Letters to the editor

Following are responses to an FCW.com poll question that asked, "Does a consulting firm lose its objectivity if owned by a product manufacturer?"

This holds true for the parent organization also. The parent organization is less inclined to objectively assess the recommendations of its subsidiary.

This is why accounting firms should not audit clients of their consulting subsidiaries.

I do not suppose that any consulting firm approaches an engagement without preconceived notions relative to the studied business solution. At least if a giant such as IBM Corp. owned the consulting firm, you would know its biases right up front.

Gary Wollman ACS Inc.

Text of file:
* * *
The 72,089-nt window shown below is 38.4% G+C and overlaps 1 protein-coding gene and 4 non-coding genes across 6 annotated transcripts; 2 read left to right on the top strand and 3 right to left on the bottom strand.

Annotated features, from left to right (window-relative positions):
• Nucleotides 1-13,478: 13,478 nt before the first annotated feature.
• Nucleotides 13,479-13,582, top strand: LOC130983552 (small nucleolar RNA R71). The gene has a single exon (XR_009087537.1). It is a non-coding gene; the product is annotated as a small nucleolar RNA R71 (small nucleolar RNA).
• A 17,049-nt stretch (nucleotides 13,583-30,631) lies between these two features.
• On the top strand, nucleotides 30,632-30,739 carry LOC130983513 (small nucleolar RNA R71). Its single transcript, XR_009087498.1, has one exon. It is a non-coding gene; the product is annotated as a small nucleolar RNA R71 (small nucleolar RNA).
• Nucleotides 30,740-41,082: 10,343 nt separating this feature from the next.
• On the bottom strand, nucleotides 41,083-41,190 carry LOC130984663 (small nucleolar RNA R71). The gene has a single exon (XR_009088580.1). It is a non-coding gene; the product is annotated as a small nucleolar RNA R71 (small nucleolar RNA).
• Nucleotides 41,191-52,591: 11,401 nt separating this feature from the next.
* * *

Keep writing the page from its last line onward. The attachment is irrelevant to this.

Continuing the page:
Product vendors who have consulting services divisions can do a valuable service for customers when implementing solutions, but they absolutely subvert the process when brought in during the pre-sales phase. They can't not have a prejudice for their own product.

Add that to the customer with a general idea of brand name or market, and you find a consulting engagement with an agenda. The outcome is virtually guaranteed. It's thinly disguised marketing.

Name withheld by request


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